"They went into the cockpit then came out wearing T-shirts and got out and dragged luggage trolleys to the plane," one passenger told a UK newspaper. "They unloaded all the bags and got them across to the airport."
Pensioners Hugh and Margaret Colbert, of Market Harborough, said the pilots' actions saved their holiday to Tunisia from having a disastrous start.
Colbert, 79, spoke out after their plane landed at Enfidha-Hammamet International Airport on April 17, after flying from East Midlands.
He said: "As soon as we landed the captain came over the PA system and told us we should not have landed because there was a lightning strike at the airport.
"This meant no-one, including the baggage handlers, would be working.
"We faced being stuck on a plane or being able to get off but not being able to get our luggage.
That is not a very good start to a week's holiday."
Colbert, who used to run a company that made shop display units in Leicester, told how he and the other 180 passengers on board were amazed to see the captain and his first officer spring into action.
He said: "They went into the cockpit then came out wearing T-shirts and got out and dragged luggage trolleys to the plane. "They unloaded all the bags and got them across to the airport."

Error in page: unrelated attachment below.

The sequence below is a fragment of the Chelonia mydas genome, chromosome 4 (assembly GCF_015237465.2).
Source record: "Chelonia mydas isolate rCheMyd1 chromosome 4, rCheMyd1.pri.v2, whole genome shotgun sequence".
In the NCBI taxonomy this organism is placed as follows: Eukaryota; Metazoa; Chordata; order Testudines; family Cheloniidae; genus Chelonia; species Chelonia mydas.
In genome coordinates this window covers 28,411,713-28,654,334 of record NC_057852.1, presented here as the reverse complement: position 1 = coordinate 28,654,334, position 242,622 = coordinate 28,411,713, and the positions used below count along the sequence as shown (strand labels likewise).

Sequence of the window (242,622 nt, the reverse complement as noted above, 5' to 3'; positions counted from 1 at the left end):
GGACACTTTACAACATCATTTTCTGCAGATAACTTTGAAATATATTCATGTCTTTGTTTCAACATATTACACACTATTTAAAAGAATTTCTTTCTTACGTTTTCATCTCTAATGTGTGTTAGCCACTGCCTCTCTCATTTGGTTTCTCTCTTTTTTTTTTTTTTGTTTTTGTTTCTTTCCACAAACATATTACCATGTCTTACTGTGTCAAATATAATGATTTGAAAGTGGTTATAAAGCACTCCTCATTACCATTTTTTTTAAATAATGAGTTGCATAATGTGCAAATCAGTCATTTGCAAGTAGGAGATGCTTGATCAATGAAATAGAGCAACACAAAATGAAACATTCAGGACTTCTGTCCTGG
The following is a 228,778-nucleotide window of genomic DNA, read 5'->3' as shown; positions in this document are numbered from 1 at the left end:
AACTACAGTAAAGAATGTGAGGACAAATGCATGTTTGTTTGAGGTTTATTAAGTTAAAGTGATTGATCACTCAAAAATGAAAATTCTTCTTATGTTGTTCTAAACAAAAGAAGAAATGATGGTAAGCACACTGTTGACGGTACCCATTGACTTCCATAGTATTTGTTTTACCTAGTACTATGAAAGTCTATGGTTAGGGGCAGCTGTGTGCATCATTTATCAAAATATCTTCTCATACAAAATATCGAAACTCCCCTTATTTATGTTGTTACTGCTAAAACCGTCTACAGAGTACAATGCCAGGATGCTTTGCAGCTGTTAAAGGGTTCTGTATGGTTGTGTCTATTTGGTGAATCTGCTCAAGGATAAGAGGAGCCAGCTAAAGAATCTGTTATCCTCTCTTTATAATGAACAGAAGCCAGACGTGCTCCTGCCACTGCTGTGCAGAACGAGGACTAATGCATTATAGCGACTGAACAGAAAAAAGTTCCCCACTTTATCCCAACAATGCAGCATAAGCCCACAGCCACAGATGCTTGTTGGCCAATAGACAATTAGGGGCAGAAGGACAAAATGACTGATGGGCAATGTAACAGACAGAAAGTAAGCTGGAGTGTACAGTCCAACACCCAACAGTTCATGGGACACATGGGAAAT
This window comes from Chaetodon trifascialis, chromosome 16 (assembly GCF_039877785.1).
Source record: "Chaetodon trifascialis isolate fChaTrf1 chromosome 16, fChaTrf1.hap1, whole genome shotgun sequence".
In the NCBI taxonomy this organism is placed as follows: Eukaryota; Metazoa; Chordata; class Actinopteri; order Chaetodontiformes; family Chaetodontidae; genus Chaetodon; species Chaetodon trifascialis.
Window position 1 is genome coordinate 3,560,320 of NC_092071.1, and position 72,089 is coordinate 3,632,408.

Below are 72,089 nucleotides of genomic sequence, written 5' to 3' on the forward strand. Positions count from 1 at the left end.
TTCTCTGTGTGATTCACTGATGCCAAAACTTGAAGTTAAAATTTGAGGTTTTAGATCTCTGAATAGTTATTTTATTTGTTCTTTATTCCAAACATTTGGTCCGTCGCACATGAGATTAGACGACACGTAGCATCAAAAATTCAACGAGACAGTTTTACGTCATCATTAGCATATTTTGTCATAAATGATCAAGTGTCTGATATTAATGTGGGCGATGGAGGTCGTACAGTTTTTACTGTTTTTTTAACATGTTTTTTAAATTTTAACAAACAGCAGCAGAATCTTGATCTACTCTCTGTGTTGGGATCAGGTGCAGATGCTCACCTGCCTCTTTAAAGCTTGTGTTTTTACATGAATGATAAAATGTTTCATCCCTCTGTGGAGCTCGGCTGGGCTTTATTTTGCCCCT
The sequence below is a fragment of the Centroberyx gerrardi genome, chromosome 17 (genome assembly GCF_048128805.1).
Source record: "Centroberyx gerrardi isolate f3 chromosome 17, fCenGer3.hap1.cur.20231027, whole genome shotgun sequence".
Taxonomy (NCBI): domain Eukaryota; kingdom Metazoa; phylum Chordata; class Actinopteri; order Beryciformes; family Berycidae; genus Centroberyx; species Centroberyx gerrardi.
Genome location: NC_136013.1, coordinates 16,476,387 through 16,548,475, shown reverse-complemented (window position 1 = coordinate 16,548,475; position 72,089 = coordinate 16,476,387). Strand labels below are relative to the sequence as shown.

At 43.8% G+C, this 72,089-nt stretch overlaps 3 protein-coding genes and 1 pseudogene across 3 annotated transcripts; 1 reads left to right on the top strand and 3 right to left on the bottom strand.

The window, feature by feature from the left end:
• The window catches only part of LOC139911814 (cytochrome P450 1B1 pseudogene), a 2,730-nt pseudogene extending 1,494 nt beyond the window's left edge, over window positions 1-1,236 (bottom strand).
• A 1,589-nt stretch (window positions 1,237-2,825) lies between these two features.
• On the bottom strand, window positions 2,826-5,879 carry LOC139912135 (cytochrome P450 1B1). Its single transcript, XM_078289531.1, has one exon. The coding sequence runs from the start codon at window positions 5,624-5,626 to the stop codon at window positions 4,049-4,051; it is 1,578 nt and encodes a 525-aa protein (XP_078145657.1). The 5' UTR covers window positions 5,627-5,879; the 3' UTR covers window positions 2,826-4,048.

When the couple got to the airport building, they saw the place was empty of staff.
Colbert said: "There were lots of very fed-up passengers all over the place, but no staff.
"We went down to the luggage reclaim section more in hope than expectation.
"I and other passengers sat on the carousel and then the thing started to move.
"Before we knew it, our bags came out on the carousel. It was a fabulous sight and one we did not expect to see."
The couple said they wanted to express their gratitude to the pilot and first officer.
Colbert said: "In this day and age it was wonderful to see these two men going above and beyond the call of duty.
"We, and the other 180 passengers on the plane, are eternally grateful to them for avoiding a horrible start to our holiday."
Thomson Airways' Captain Ben Coker, said: "It's really important to us that our customers enjoy their week in the sun. "While this isn't normally part of our day-to-day jobs, both the first officer and I were happy to unload the bags from our flight when the baggage handlers' strike meant our customers could have been in for a long wait before they could get to their hotels."
"We faced being stuck on a plane or not being able to get our luggage" Hugh Colbert
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